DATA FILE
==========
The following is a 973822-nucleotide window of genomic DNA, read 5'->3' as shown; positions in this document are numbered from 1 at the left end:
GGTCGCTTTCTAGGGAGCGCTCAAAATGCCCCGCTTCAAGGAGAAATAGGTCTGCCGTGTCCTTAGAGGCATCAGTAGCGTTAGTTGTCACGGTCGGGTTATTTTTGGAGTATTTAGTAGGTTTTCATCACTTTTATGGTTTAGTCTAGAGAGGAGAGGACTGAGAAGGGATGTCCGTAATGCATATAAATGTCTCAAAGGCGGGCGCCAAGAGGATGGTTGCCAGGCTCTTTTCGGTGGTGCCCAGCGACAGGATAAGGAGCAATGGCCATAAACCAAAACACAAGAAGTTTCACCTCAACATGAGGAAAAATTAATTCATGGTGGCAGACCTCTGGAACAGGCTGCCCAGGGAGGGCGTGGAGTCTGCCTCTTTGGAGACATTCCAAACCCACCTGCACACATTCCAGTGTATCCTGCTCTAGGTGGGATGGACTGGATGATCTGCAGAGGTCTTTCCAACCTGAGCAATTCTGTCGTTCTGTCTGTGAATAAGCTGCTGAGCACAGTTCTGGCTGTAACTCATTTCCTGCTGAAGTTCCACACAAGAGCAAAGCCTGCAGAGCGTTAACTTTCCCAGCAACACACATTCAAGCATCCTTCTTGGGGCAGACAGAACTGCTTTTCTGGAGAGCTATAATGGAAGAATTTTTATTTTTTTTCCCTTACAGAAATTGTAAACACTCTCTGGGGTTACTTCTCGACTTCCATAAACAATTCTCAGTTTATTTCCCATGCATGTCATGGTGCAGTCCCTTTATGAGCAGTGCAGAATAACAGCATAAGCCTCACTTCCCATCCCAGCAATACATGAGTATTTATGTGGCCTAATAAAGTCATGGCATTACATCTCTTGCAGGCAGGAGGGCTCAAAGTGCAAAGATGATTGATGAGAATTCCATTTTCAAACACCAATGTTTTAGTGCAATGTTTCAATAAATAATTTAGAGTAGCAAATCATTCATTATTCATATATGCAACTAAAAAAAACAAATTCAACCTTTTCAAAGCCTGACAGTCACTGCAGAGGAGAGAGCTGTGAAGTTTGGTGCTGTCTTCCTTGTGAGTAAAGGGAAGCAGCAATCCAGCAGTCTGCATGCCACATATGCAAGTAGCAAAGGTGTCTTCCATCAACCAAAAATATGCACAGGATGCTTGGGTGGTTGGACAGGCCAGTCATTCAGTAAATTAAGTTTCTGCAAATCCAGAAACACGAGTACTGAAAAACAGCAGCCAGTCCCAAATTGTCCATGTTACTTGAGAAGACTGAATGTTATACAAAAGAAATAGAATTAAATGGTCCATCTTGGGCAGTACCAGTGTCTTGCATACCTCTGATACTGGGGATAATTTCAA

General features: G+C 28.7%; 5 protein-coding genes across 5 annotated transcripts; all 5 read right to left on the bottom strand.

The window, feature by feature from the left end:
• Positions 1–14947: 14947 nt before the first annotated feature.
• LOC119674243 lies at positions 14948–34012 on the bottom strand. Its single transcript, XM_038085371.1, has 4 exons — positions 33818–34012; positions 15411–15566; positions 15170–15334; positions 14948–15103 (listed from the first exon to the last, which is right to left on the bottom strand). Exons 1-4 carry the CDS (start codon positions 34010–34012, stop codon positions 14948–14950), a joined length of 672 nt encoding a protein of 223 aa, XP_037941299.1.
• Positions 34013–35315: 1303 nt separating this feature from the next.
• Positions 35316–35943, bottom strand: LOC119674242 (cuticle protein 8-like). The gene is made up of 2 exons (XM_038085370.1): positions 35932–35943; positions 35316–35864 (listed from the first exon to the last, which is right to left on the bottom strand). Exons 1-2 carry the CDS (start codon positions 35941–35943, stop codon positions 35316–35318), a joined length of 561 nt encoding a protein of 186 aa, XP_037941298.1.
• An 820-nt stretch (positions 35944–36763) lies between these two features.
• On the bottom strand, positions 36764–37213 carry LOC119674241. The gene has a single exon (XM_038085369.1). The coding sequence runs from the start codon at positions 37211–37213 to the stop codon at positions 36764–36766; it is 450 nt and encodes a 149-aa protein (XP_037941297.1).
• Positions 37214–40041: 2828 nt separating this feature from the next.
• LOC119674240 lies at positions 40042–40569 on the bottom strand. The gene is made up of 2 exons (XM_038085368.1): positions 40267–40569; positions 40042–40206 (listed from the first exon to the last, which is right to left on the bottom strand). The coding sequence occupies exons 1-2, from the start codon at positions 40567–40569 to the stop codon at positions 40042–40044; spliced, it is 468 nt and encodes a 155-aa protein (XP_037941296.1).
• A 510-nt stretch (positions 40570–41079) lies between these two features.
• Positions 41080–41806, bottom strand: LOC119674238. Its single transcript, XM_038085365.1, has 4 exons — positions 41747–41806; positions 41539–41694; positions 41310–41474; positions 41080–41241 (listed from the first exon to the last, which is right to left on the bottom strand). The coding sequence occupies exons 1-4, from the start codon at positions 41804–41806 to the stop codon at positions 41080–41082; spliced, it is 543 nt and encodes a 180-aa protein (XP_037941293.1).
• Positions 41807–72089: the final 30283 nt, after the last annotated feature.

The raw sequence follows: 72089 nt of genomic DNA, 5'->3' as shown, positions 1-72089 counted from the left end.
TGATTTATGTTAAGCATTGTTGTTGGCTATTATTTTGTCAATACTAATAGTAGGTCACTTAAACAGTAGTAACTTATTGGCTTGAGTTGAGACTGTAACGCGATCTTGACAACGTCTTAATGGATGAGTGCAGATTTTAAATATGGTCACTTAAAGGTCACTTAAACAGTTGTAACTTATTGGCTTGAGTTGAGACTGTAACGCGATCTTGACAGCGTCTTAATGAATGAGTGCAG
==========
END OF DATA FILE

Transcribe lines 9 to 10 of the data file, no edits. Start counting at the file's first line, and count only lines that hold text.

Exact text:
• An 820-nt stretch (positions 35944–36763) lies between these two features.
• On the bottom strand, positions 36764–37213 carry LOC119674241. The gene has a single exon (XM_038085369.1). The coding sequence runs from the start codon at positions 37211–37213 to the stop codon at positions 36764–36766; it is 450 nt and encodes a 149-aa protein (XP_037941297.1).